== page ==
Jonathan V. Last's essay on "America's Baby Bust" in Saturday's Wall Street Journal might have the exact opposite effect he'd hoped. Depression tends to dampen libido, and this was one epic piece of demographic doom-mongering. I suppose Last's suggested solution -- tax breaks! -- might perk up some otherwise reproductively recalcitrant readers. But do we really want to add yet another twist to our already-Byzantine tax code?
Last's panic attack aside, Americans are still having babies. Americans will keep having babies -- lots of babies. The world will keep turning, and America will move forward, even if we get a bit grayer around the edges.
Yes, our birthrate has recently dipped oh-so-slightly below replacement. But the high birth rates during the baby boom were the real modern aberration. In the mid-1970s, America's total fertility rate was at its lowest, at 1.74 births per woman. It inched back up in the following three decades and has only recently declined again, to about 1.9 in 2011. When the economy slumps, so do births. So, it may well pick back up when the economy strengthens. If anything, Americans should be lauded -- not shamed -- for responsibly taking their economic situations into account before having kids.
Looking at the big picture, we are most assuredly still growing -- and rapidly at that. Current U.S. population is around 315 million. We're expected to cross the 400 million mark sometime around 2051 -- a mere 37 years from now. That means finding adequate water, space, energy and good jobs for an additional 87 million or so resource-hungry Americans. This certainly doesn't sound like the empty, tumbleweed-scarred wasteland Last describes.
Yes, America is graying, and we will need to make adjustments in the coming decades. But this "problem" comes with a built-in solution. We baby boomers aren't the "greatest generation" -- but we're the largest. As much as we might try to fight it, delay it or deny it, we baby boomers will die. We're working our way through America's demographic history like a rat through a boa constrictor. And just like that furry dinner, we, too, shall pass.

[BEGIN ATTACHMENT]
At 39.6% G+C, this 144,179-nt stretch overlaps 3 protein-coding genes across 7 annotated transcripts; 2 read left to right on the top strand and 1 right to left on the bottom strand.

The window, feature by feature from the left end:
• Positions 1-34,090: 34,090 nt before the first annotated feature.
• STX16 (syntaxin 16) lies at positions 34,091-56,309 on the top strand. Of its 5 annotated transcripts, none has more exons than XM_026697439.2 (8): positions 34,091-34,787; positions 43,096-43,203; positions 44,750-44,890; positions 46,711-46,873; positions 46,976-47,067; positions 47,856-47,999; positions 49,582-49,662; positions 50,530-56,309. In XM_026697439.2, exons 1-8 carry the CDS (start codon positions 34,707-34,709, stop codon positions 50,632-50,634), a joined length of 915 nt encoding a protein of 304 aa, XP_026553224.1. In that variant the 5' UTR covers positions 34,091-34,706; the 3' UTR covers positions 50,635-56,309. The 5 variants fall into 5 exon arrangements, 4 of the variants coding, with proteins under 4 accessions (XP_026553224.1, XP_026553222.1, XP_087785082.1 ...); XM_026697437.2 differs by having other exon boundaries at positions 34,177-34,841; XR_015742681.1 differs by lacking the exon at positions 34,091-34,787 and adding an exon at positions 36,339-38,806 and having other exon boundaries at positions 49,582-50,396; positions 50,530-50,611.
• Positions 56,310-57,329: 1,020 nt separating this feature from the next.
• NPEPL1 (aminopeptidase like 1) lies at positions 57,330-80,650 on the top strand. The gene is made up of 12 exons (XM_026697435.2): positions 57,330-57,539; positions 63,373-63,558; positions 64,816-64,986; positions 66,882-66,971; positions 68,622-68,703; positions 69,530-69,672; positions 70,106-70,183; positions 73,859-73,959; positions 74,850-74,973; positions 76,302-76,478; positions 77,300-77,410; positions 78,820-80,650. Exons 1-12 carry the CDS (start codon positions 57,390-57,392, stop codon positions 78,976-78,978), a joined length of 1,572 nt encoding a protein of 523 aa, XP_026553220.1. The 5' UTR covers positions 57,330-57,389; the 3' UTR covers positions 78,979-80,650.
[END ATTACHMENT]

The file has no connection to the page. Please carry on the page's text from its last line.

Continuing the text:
It's ironic that Last decries the notion of "happiness" as a measure of a life well lived. Last writes that we "need to reintroduce into American culture the notion that human flourishing ranges wider and deeper than calculations of mere happiness." Yet our Founding Fathers certainly thought of happiness as more than "mere" -- enshrining it alongside life and liberty as reasons for our nation's very existence. Most parents find great joy in having children. Happiness need not be a trivial pursuit, regardless of whether one chooses to be a parent.
Meanwhile, in booming Germany, women have an average of 1.41 children, well below the U.S. rate. And what countries have the highest fertility rates? Places like Niger, Mali, Chad and Afghanistan. Low fertility rates are most often found in healthy economies, while the highest rates are often in the most challenging places to live, work and grow.
For Last and others, the answer always comes back to special tax breaks. But here's the deal: They may sometimes spur job creation, but they don't seem to boost procreation. Nations like Singapore have tried giving huge "baby bonuses," to no avail. And we don't offer nearly the support system parents over there enjoy. Why would a $5,000 check signed by Uncle Sam persuade a reluctant American woman to have a baby when she'll have to absorb way more than that in unpaid maternity leave and reduced lifetime earnings?
Currently, 16 million American children live below the poverty line. 17 million American children suffer from food insecurity. 30 percent of American children are attending overcrowded schools that aren't conducive to learning. Instead of shaming or enticing Americans to have more children, let's invest in the ones we already have and thus embrace a stronger American future.
That, I assure you, will boost our GDP more than would a sudden run on Pampers.
John Seager is President of Population Connection, the nation's largest grassroots population organization. The organization's website is populationconnection.org.